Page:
Actually, the code I showed was a test script designed to test the ability of Exception::Class::TryCatch to catch deadlocks (I have a whole suite of similar tests that verify it's ability to catch more mundane SQL errors, focussed on the construction of the SQL statement itself). It works with a nearly identical script that accesses the same table, but does different updates on the table. The only purpose of the SLEEP(10) is to give me a chance of executing the second test script before the first completes. I can guarantee that there is no SLEEP(10) statement anywhere in my production code. The applicability of the example script I showed relates too the fact I use a try/catch block for the transactions in question. The only difference in the try block is that I have two SQL statements, and autocommit is on (so no need for begin/commit), The second aspect of its applicability is how I ought to restructure that try/catch logic so that, if the first attempt to insert fails, it can be retried either a limited number of times before logging the fact and relevant details, or it succeeds. Remember, this is part of a CGI program, and one of the constraints I impose on my code is that it must respond within 5 to 10 seconds, from the moment the client machine submits the request, to the time it receives my response (my competitor typically take 20 seconds to respond).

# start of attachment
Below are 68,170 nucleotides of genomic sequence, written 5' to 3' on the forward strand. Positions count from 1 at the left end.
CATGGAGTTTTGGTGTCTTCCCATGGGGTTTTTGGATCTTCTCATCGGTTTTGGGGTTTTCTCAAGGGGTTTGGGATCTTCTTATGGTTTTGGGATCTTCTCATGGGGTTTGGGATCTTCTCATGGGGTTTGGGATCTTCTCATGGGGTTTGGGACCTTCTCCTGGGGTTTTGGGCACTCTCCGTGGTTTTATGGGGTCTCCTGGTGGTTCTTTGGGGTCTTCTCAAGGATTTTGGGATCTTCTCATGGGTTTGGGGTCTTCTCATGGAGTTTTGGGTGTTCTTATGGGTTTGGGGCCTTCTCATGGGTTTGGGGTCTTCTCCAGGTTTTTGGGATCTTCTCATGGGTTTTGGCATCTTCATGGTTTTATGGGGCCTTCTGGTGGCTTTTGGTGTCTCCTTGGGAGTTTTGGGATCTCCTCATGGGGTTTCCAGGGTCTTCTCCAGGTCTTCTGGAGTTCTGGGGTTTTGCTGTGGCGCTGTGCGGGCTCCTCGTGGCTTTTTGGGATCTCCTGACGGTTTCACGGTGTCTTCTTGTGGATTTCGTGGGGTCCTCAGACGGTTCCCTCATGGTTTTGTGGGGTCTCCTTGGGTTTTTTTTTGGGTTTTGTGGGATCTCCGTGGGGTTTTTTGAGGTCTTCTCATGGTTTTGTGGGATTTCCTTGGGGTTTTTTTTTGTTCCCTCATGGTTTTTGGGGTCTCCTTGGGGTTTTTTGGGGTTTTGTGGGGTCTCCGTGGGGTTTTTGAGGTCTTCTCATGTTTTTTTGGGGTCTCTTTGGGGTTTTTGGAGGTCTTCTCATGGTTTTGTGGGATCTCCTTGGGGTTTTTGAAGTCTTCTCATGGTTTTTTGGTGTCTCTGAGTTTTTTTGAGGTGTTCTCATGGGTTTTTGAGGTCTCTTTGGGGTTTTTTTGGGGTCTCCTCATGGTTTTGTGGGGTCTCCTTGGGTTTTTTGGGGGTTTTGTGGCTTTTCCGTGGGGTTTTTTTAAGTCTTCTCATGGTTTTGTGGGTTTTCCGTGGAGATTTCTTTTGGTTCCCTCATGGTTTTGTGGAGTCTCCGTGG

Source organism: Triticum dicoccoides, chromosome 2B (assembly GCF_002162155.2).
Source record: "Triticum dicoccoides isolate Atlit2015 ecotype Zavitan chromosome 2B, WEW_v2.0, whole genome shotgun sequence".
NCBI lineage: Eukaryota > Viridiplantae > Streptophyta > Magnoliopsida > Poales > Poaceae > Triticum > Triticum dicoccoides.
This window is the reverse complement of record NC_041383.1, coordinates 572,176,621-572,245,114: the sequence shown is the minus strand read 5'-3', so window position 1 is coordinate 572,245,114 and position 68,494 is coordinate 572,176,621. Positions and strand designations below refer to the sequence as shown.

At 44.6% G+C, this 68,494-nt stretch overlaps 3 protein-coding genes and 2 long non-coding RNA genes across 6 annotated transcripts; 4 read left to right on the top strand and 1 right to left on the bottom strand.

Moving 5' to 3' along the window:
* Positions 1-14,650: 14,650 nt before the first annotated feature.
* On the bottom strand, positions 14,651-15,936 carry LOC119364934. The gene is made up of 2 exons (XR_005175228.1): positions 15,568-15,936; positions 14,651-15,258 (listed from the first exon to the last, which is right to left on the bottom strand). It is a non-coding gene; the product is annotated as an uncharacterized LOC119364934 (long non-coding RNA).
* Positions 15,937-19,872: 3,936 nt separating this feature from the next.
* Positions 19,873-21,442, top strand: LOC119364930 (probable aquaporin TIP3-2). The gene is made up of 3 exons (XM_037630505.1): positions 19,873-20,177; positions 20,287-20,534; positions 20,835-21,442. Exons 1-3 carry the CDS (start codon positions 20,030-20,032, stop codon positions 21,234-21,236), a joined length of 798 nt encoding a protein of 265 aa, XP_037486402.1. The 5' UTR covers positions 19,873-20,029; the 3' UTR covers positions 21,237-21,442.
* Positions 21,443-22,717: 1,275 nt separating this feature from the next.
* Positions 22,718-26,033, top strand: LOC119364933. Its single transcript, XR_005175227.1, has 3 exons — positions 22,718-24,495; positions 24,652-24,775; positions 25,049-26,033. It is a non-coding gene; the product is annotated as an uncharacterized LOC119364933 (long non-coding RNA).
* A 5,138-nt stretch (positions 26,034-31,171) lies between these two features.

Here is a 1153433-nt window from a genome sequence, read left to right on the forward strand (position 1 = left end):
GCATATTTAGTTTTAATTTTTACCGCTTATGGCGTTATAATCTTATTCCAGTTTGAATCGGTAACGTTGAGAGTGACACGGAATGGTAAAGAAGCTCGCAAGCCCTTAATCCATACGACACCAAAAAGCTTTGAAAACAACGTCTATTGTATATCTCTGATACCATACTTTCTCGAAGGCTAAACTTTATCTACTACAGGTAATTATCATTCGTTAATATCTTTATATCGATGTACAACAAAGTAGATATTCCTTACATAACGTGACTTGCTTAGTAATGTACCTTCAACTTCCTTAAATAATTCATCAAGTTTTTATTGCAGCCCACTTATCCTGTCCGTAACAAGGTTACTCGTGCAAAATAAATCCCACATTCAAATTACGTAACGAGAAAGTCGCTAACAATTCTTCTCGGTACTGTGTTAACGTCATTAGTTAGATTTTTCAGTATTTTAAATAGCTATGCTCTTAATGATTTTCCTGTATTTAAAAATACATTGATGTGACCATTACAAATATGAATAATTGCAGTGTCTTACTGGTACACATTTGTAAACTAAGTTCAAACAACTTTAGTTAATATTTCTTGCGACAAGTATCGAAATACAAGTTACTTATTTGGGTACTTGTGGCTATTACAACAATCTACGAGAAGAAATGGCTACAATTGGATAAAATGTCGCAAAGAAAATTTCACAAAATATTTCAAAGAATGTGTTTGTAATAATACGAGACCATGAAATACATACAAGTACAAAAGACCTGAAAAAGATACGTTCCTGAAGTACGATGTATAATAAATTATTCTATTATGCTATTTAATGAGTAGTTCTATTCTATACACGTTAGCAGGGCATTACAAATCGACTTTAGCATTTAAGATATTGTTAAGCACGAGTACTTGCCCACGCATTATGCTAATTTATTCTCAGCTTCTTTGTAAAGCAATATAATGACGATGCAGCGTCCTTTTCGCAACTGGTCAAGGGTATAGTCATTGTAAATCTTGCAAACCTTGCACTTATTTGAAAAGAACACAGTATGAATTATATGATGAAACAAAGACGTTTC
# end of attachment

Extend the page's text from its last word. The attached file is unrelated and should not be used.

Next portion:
Recall, I had asked how to refactor from a simple try/catch logic to a try/catch and retry logic, where retries may have a limit of 5 or 10 before logging the failure). I also don't know, at this stage, whether or not DBI issues some other error if mysql just takes to long to respond, but without mysql generating an exception, or if DBI can produce other exceptions unrelated to the correctness of the SQL submitted. How do I identify the error conditions that DBI may produce that are unrelated to the correctness of the SQL that has been submitted, and what is the best way to respond (server side only) in such a way as to ensure data is never lost?